American Diabetes Association Introduces New Tool Kit To Help Providers Talk To Their Patients About Estimated Average Glucose

August 3, 2009

For years, the A1C blood test has given diabetes patients and health care providers an invaluable tool for measuring diabetes control and guiding treatment decisions. However, another value, called estimated Average Glucose (eAG), may start to show up on lab reports and provide health care providers with an easier way to talk with their patients about blood glucose control.

"Estimated average glucose is a new way to report glucose control based on the A1C test," said Sue McLaughlin, BS, RD, CDE, CPT, President, Health Care & Education, American Diabetes Association. "eAG will help patients better understand what their daily glucose testing means and if they are moving in the right direction when it comes to diabetes control."

To support health care providers, the American Diabetes Association is making available a new eAG Tool Kit to help patients better understand how their A1C relates to their daily diabetes management. The eAG Tool Kit offers easy-to-use health care provider and patient resources and supplies the necessary tools and materials to understand eAG. The kit contains a patient tear pad with information explaining the importance of eAG, an A1C to eAG conversion wheel, two 11" x 17" posters to hang up in patient exam rooms and an eAG to A1C calculator.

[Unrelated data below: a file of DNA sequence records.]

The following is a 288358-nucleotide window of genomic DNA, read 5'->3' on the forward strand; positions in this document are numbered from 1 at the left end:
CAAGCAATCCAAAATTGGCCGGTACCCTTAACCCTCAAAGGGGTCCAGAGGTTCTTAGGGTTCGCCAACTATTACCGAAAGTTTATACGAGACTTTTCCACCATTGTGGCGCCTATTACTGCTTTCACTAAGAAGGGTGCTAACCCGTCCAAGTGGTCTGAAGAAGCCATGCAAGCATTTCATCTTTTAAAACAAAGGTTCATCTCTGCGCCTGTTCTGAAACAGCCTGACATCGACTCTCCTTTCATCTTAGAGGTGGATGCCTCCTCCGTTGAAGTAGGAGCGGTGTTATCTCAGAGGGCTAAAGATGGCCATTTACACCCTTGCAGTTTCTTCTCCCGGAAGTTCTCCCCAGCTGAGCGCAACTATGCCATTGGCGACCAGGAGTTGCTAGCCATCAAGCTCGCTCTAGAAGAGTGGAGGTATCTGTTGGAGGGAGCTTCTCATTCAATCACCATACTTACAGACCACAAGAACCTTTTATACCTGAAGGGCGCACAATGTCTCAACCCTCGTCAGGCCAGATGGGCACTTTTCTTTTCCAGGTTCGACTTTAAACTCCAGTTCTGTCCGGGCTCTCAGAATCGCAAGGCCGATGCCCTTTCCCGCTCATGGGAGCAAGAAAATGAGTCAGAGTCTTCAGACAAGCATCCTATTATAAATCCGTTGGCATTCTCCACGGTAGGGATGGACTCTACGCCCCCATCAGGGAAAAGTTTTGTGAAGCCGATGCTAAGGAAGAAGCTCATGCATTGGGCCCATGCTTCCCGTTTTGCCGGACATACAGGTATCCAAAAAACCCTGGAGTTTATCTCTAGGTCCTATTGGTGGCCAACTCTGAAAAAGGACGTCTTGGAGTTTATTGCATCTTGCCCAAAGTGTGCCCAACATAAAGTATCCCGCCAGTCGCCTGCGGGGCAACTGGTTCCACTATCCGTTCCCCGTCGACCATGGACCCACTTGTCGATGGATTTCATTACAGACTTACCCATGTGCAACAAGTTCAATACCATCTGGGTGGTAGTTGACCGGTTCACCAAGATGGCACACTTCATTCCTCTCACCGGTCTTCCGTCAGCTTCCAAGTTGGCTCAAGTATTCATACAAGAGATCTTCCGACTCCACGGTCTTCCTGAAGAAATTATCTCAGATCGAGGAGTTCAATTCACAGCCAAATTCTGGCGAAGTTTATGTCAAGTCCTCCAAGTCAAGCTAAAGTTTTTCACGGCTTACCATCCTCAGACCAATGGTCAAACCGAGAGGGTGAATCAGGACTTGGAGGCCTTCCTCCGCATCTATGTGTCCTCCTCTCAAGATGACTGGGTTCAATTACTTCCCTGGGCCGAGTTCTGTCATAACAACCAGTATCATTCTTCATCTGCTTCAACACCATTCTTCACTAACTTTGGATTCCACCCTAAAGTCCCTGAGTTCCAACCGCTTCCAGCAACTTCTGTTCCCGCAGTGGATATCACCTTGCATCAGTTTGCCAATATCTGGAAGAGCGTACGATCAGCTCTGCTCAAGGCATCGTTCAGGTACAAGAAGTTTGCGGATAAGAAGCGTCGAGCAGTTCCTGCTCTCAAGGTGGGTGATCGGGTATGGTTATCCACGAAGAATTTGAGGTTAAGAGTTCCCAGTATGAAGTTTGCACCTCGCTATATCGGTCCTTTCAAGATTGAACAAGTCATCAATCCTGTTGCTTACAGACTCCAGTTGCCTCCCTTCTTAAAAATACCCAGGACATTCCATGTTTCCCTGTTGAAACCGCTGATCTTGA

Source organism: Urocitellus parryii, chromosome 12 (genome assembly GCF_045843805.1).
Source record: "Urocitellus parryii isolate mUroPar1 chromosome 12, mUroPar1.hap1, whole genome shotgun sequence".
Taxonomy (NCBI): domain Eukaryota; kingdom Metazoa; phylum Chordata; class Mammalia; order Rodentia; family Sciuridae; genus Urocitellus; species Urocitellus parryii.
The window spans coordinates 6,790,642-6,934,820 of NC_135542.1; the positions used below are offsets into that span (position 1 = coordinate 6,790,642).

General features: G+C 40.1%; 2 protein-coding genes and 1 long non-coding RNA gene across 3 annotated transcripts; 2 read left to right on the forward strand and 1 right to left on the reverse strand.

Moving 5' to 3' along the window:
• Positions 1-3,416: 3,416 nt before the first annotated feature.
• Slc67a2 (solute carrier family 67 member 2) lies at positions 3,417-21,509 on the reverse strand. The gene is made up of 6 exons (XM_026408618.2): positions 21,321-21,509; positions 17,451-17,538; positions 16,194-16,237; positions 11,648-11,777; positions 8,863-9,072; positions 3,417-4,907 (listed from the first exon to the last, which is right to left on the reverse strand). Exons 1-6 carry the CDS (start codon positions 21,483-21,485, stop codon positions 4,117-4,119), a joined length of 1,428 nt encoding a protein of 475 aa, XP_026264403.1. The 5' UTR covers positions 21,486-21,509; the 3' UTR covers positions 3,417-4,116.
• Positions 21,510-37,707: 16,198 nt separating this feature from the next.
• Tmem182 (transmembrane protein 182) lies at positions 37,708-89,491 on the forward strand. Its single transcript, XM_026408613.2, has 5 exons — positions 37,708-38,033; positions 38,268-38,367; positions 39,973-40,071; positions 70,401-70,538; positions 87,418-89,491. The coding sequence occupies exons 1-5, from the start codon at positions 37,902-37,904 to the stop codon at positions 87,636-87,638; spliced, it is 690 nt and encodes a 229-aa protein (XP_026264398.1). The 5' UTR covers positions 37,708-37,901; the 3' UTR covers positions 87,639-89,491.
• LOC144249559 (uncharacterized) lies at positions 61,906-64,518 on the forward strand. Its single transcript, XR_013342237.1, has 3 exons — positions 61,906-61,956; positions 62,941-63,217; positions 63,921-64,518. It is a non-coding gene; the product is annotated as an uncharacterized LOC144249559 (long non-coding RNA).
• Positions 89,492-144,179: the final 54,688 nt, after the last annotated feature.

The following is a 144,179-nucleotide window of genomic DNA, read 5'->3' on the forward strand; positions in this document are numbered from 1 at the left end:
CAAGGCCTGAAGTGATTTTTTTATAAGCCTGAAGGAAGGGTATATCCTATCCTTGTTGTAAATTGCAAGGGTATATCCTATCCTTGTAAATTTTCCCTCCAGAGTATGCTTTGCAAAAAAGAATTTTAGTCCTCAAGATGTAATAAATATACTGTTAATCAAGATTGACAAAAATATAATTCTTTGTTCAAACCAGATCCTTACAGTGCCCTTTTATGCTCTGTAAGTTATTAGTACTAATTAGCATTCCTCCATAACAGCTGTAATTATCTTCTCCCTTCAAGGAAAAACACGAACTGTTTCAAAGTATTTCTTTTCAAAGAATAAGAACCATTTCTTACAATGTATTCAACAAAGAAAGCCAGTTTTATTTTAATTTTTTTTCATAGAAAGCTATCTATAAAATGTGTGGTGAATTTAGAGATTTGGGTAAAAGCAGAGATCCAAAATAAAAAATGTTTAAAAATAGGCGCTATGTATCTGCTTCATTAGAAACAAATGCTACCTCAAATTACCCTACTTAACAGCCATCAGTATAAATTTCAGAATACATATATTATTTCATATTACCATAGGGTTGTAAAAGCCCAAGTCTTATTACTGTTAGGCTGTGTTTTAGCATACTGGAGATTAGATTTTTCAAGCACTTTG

Health care professionals can request a free copy of the eAG toolkit by going to

eAG comes from a large international study called the A1C-Derived Average Glucose (ADAG) study. This study, which was published in Diabetes Care in August 2008, established that the A1C does, in fact, do what scientists have long believed it does: provide an accurate test of average blood glucose.

"The results of the ADAG study should give people with diabetes increased confidence that the A1C is, indeed, a valuable measurement of their average blood glucose," added McLaughlin.

The eAG Tool Kit is sponsored through a charitable contribution from Bristol-Myers Squibb and AstraZeneca.

About the American Diabetes Association

Nearly half of American adults have diabetes or prediabetes; more than 30 million adults and children have diabetes; and every 21 seconds, another individual is diagnosed with diabetes in the U.S. Founded in 1940, the American Diabetes Association (ADA) is the nation’s leading voluntary health organization whose mission is to prevent and cure diabetes, and to improve the lives of all people affected by diabetes. The ADA drives discovery by funding research to treat, manage and prevent all types of diabetes, as well as to search for cures; raises voice to the urgency of the diabetes epidemic; and works to safeguard policies and programs that protect people with diabetes. In addition, the ADA supports people living with diabetes, those at risk of developing diabetes, and the health care professionals who serve them through information and programs that can improve health outcomes and quality of life. For more information, please call the ADA at 1-800-DIABETES (1-800-342-2383) or visit Information from both of these sources is available in English and Spanish. Find us on Facebook (American Diabetes Association), Twitter (@AmDiabetesAssn) and Instagram (@AmDiabetesAssn)